Section 1: Lecture Content and Teaching Notes
What Community Members Need to Know about Sexual Assault and Sex Offenders
|TOPIC: TIPS ON REDUCING YOUR AND YOUR LOVED ONES' RISK OF SEXUAL ASSAULT|
One of the major reasons why it is important to be informed about sexual assault is so that you can take steps to prevent it. And, there are indeed steps you can take to reduce your risk of sexual assault, your child's risk, or the risk facing others. Right now we are handing out a packet of information that provides guidance to parents about protecting their children and what to do if their child is sexually assaulted, including how to promote a positive healing process. There is also a handout from a nationally known coalition of sexual assault programs (CONNSACS) to help teens and adults reduce their risk. Some of the central themes of the risk-reduction material in general and in your packet, include the following:
Encourage the audience to ask questions about these protection strategies. While there is no learning activity to accompany this information, it is important to make this section as interactive as possible.
Refer to handout: A Parent Books List is included among the participant materials for this section of the curriculum. Encourage participants to consider it a resource in talking with their children about sexual abuse in age-appropriate ways.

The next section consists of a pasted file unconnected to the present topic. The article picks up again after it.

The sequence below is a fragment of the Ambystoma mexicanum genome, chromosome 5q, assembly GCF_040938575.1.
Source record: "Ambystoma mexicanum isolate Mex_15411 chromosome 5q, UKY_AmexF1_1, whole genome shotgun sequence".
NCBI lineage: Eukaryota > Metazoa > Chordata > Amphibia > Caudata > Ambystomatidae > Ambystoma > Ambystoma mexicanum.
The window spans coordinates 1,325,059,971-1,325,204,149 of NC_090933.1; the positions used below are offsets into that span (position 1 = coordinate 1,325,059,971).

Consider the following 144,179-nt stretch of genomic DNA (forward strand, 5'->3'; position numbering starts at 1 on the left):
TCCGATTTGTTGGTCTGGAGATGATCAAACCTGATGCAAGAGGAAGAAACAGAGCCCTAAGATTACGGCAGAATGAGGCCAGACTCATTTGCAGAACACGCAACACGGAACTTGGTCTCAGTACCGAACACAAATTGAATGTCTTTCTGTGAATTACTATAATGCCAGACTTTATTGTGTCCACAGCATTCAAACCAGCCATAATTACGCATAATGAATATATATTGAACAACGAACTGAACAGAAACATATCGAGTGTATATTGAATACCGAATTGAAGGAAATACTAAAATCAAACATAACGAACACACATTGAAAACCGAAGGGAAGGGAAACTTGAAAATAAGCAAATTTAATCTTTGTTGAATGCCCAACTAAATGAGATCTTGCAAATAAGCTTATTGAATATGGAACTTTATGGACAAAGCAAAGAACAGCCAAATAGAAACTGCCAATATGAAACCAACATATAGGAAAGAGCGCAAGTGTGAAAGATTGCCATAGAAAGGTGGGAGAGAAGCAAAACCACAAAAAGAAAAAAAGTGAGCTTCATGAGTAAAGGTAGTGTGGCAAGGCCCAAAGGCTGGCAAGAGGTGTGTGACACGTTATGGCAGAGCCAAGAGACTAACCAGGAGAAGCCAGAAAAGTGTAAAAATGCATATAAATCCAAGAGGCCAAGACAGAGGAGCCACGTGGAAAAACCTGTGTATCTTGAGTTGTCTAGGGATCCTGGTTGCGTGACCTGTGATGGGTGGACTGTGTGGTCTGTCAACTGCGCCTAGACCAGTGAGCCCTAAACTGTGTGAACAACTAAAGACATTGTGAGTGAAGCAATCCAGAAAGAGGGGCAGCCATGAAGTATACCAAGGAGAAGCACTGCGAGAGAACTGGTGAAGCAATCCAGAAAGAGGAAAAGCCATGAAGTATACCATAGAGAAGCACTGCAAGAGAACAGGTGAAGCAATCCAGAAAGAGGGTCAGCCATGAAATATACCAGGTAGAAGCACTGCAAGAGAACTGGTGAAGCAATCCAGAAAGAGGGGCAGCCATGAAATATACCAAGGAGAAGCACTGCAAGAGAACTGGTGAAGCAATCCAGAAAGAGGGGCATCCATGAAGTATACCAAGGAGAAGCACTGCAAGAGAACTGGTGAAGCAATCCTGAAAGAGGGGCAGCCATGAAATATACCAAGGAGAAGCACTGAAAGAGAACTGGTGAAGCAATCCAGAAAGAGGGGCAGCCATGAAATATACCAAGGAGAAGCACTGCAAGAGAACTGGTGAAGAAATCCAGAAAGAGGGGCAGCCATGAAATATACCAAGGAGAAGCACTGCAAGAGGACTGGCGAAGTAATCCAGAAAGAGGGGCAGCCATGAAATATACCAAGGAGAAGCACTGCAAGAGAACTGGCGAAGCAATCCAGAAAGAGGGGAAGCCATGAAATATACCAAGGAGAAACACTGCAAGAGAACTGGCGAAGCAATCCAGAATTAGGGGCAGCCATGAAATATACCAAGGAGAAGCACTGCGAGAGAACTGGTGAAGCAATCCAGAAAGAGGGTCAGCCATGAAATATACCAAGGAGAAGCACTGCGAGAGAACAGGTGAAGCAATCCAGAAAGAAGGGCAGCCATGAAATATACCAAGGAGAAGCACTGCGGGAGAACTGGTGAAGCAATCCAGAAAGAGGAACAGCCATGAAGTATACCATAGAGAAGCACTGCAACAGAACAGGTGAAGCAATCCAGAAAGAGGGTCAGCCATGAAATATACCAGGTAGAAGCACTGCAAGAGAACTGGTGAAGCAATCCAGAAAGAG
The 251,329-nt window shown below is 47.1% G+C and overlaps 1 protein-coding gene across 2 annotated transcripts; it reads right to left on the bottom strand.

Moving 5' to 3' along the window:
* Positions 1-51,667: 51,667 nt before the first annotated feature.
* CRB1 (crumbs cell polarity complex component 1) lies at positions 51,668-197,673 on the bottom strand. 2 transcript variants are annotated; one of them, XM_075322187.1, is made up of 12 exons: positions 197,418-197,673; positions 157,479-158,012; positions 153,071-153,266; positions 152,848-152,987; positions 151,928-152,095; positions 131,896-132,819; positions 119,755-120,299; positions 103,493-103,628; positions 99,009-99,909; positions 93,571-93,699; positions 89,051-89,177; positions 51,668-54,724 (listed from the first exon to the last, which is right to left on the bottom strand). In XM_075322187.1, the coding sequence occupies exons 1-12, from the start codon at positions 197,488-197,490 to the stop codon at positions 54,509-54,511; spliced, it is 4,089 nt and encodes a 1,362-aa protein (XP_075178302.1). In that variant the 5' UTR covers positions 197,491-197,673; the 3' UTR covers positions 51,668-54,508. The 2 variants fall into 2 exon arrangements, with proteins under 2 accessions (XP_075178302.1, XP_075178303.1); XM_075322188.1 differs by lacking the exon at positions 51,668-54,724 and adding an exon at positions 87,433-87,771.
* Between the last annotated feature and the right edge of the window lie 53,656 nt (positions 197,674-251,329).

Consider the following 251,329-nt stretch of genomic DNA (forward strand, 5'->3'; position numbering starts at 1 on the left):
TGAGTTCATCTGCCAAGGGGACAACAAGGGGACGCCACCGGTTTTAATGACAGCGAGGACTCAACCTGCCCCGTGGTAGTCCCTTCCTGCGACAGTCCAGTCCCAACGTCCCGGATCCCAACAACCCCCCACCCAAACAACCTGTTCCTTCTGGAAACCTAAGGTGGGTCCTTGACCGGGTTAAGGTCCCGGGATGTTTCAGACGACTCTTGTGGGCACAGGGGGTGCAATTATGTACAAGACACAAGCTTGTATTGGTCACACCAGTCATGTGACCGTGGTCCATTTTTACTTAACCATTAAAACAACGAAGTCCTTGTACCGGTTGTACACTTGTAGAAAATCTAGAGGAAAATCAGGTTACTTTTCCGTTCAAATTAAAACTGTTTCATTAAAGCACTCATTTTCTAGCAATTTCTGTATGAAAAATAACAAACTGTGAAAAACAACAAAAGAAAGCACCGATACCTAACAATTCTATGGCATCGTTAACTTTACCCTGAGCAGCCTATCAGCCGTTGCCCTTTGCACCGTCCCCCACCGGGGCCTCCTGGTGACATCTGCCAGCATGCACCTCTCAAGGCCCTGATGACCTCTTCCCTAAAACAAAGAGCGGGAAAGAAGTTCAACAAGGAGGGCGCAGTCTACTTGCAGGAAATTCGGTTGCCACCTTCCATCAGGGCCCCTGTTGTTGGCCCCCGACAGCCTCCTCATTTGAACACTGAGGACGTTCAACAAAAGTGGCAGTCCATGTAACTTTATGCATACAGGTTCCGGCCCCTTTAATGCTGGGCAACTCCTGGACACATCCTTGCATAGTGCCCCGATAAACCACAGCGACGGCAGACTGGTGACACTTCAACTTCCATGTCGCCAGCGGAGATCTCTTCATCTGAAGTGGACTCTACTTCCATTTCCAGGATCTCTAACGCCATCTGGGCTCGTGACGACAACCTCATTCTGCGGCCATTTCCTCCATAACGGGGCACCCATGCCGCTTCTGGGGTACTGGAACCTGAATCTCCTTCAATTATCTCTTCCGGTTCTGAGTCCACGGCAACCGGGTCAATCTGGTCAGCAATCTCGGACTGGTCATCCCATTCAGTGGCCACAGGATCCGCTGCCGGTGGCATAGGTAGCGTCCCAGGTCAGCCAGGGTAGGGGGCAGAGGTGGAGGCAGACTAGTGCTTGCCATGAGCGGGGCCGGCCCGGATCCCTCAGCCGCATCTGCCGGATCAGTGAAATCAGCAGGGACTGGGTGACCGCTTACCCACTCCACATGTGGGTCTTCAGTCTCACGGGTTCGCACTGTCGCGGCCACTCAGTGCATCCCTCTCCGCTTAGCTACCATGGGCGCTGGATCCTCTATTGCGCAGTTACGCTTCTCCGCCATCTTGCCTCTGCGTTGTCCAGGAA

- Inform children that it is wrong for adults to engage children in sexual activity.
- Stress to your child that he or she should feel comfortable telling you anything, especially if it involves another adult. And that if your child does not feel comfortable being completely honest with you, then together you should find another trusted adult your child can talk to in confidence.
- Make an effort to know the people with whom your child is spending time.
- Knowledge is power. This is especially true for protecting children from sexual assault. Teach your children about their bodies, give them the correct language to use when describing their private parts. Emphasize that those parts are private.
- Make sure you know where each of your children is at all times. Know your children's friends and be clear with your children about the places and homes they may visit. Make it a rule that your children check in with you when they arrive at or depart from a particular location and when there is a change in plans. You should also let them know when YOU are running late or if your plans have changed so that they can see the rule is for safety purposes and not being used to 'check up' on them.